Mr. Novosad (May 26) believes the Second Amendment gives him the right to stop a tyrannical government. I'm curious what qualifies as "tyrannical."
Who will he shoot? The police chief? Sheriff? The cop that lives down the street? Mayor? City Council? County commissioner? Local Social Security employee? Tax assessor? DOT construction worker? Schoolteacher? Congressman? The Marine who lives across the street? Senator? President? Who dies first? — Eric Kees, Medford
Run, don't walk to the gallery at Medford Center (next door to Ashley Furniture) to see the 50-year anniversary John F. Kennedy family memorabilia exhibit from a private collection. It stopped me in my tracks! Wednesday through Saturday, 10 a.m. to 5 p.m. — Mary K. Zvonek, Jacksonville
Kudos to Judge Tim Gerking for being the voice of reason and compassion in the Duckworth matter. His stock just went up. Sorry Judge Barnack, the two points up I gave you when you chastised that pedophile in open court awhile back, I just took away. Your stock went down. You could have reduced their bail.
Does anyone out there wonder if the feds were behind this, perhaps intimidating the local cops into taking the lead role, just to take the heat off them? Lord knows they have enough problems with public opinion lately.
Well, I've got to go — I'm having an attack of the munchies. God, I miss the '60s. — Ed Seward, Medford
I have taken into consideration the views expressed by Forest Supervisor Rob MacWhorter in his opinion piece from March 10.
Contrary to what proponents of the Bybee timber sale may say, this project will actually do much to degrade forest health in roadless areas along the western border of Crater Lake National Park. Logging trees over 200 years old and constructing 13 miles of new roads, some of which will pass through designated riparian reserves, along the border of a national park will not aid forest health. There are much better ways to get small-diameter timber to our remaining mills.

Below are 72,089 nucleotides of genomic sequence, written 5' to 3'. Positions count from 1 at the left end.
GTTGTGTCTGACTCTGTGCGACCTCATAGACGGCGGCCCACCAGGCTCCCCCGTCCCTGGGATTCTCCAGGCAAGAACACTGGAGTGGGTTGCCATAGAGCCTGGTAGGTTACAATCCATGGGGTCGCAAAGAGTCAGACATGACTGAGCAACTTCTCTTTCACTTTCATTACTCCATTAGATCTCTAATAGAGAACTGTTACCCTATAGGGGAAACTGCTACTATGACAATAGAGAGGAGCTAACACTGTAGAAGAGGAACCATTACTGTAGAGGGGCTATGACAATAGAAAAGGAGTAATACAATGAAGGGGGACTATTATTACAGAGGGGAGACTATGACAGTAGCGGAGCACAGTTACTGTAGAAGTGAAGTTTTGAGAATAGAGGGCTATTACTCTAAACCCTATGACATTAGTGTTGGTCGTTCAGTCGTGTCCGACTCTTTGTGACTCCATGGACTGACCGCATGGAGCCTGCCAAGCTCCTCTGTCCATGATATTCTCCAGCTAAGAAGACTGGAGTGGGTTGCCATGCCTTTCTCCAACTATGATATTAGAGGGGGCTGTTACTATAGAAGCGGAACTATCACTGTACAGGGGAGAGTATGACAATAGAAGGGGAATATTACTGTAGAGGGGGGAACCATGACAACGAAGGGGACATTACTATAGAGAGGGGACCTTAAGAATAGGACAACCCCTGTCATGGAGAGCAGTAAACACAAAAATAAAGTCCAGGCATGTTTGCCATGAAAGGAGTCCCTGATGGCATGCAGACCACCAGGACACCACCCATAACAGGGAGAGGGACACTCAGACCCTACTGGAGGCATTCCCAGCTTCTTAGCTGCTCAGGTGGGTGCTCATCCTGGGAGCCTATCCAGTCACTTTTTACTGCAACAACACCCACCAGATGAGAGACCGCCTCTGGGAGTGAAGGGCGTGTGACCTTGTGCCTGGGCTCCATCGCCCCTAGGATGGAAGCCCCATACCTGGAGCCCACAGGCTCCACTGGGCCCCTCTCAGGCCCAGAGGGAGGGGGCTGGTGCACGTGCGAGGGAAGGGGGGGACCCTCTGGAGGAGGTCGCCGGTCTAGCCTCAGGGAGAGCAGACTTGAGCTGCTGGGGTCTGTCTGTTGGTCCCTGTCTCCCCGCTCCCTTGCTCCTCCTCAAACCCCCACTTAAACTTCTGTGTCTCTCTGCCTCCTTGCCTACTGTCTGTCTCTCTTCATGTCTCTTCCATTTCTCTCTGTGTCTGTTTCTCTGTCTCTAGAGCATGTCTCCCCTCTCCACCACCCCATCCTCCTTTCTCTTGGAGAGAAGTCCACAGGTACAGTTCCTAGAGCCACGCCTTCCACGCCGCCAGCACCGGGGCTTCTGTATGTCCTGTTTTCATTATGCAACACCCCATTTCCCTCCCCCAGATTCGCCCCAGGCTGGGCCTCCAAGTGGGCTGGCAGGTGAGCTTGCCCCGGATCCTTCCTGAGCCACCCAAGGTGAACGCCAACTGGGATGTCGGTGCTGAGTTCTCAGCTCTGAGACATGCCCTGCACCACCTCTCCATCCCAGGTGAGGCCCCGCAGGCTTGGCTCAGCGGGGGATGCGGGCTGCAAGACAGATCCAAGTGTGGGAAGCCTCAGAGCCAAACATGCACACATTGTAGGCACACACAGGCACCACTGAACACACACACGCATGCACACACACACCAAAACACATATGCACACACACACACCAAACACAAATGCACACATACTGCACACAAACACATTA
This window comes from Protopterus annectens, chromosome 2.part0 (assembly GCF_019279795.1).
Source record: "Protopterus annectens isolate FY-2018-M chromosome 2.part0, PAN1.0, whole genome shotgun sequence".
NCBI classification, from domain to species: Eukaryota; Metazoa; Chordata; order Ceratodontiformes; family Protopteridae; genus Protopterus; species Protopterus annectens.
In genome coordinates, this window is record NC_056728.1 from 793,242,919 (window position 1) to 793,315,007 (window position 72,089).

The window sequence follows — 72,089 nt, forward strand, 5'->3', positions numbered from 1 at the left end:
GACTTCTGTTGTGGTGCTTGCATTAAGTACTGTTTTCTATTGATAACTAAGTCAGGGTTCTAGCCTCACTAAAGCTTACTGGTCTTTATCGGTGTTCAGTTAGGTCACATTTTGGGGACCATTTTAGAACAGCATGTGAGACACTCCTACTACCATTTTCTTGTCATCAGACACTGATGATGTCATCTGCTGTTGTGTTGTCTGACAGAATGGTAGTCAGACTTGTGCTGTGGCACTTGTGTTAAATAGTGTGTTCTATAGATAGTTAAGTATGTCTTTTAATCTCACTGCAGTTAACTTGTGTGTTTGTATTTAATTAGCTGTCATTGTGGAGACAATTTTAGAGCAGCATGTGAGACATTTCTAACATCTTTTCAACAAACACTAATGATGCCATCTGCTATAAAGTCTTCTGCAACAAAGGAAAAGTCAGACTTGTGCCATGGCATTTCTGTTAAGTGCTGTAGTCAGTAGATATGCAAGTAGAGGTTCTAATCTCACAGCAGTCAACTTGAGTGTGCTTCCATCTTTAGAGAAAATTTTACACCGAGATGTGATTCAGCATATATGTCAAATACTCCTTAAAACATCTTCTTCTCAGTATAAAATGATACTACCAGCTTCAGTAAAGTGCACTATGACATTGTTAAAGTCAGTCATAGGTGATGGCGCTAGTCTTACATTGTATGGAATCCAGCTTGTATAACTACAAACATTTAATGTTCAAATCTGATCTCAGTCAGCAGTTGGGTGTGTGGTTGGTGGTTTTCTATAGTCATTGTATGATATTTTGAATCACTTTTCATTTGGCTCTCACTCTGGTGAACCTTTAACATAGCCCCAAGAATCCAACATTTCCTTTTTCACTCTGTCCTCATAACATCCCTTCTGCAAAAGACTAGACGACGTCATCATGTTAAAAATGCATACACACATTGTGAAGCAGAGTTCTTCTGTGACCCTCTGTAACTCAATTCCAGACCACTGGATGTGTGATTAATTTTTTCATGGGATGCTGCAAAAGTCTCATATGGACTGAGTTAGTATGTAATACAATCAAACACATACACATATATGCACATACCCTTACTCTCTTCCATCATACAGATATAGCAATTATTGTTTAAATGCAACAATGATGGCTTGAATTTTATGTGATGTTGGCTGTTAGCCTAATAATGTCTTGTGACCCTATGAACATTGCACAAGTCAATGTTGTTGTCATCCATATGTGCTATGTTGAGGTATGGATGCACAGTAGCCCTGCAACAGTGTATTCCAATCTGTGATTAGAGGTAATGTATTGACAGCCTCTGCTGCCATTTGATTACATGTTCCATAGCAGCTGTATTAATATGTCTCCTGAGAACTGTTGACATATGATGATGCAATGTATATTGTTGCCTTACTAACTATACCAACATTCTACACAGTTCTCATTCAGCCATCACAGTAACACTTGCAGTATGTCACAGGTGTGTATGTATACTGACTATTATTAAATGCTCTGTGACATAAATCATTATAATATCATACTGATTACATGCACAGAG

The High Cascades Ranger District should return to a focus on improving forest health through thinning and small-diameter harvests that utilize already established logging roads and revisit the model of collaboration it has used successfully in the past. Proposing harmful timber sales that the majority of concerned Oregonians do not support is not wise forest policy. — Dan Roper, Ashland
Well, I see the politicos put it to us again. I was encouraged by the "No Budget, No Pay" Act, passed by Congress and signed into law in February. But now we find out that it didn't really require a budget be implemented.
Both the House and the Senate passed a budget. But no budget was agreed upon.
No problem. They did what was required (insert cynical smile here). So, no pay withheld. Oh, and a nice little bump to the debt ceiling was included, so they got that also.
And after further reading I see that even if escrow had kicked in, the law stated Congress would've received the escrowed pay at the end of its term. So they sold us the sleeves out of their vests. Typical. Does anyone there wonder why Congress is so lowly rated? — Herbert Swain, Eagle Point